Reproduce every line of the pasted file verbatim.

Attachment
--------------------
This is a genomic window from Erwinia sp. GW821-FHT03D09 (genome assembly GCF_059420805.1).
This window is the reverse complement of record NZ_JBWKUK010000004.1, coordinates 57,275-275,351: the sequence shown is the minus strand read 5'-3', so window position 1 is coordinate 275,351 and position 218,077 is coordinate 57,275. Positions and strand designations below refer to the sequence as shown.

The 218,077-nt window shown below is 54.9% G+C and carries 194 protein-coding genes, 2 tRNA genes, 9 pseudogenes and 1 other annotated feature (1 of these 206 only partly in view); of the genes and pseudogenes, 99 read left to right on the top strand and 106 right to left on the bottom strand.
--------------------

This is a genomic window from Erwinia sp. GW821-FHT03D09 (genome assembly GCF_059420805.1).
This window is the reverse complement of record NZ_JBWKUK010000004.1, coordinates 57,275-275,351: the sequence shown is the minus strand read 5'-3', so window position 1 is coordinate 275,351 and position 218,077 is coordinate 57,275. Positions and strand designations below refer to the sequence as shown.

The 218,077-nt window shown below is 54.9% G+C and carries 194 protein-coding genes, 2 tRNA genes, 9 pseudogenes and 1 other annotated feature (1 of these 206 only partly in view); of the genes and pseudogenes, 99 read left to right on the top strand and 106 right to left on the bottom strand.